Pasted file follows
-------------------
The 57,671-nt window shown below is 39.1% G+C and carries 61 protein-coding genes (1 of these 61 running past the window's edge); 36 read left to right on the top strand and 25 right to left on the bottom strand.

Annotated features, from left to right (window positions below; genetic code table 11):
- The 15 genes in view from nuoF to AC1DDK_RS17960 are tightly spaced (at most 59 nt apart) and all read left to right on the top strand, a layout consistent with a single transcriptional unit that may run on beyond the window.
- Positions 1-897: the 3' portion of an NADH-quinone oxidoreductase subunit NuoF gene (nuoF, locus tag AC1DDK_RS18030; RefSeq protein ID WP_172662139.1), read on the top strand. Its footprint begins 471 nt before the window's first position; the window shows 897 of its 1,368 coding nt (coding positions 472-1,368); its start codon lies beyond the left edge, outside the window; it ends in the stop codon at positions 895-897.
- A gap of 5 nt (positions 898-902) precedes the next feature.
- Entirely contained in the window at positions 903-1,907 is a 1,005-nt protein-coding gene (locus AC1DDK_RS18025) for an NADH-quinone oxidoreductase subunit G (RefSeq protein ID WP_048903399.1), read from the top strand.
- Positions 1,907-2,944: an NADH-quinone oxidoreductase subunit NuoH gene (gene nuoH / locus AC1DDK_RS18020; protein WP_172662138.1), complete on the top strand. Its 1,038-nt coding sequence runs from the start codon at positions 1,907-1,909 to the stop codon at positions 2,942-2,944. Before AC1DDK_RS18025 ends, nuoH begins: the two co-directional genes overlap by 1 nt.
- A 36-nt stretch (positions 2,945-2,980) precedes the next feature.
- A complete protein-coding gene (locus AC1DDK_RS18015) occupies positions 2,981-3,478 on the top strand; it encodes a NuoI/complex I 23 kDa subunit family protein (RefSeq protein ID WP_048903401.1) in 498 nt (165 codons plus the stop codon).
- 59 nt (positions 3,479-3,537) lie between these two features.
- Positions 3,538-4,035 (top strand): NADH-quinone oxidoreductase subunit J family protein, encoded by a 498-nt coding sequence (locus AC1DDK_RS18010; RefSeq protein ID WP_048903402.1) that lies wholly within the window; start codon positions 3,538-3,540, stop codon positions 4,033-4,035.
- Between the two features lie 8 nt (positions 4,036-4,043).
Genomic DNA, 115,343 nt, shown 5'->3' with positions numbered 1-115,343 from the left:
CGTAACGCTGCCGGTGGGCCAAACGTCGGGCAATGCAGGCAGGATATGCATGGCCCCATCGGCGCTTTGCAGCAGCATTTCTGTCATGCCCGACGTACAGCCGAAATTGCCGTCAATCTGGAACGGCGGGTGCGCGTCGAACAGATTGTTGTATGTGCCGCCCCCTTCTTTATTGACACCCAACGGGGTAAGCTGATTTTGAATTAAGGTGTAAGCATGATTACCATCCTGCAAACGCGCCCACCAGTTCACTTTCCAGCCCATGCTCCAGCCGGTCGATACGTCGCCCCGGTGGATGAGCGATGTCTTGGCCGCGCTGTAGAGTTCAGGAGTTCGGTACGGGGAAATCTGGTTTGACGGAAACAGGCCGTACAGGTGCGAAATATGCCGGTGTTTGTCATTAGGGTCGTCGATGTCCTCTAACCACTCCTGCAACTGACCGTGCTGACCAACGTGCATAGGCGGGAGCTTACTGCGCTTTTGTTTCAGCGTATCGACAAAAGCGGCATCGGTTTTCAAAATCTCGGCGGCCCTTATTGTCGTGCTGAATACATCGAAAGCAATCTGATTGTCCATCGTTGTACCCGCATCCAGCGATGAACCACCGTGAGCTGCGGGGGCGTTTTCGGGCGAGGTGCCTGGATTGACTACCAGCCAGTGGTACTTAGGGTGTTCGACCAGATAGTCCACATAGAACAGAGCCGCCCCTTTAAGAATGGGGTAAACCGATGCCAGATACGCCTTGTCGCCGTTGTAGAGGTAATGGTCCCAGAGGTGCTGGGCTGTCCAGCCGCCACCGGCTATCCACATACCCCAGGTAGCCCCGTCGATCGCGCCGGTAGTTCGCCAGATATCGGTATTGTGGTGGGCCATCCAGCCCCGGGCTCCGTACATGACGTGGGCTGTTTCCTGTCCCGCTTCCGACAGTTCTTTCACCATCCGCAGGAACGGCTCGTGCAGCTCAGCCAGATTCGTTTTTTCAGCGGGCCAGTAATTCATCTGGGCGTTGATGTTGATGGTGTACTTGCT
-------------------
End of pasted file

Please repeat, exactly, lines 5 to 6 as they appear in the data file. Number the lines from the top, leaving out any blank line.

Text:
- A gap of 5 nt (positions 898-902) precedes the next feature.
- Entirely contained in the window at positions 903-1,907 is a 1,005-nt protein-coding gene (locus AC1DDK_RS18025) for an NADH-quinone oxidoreductase subunit G (RefSeq protein ID WP_048903399.1), read from the top strand.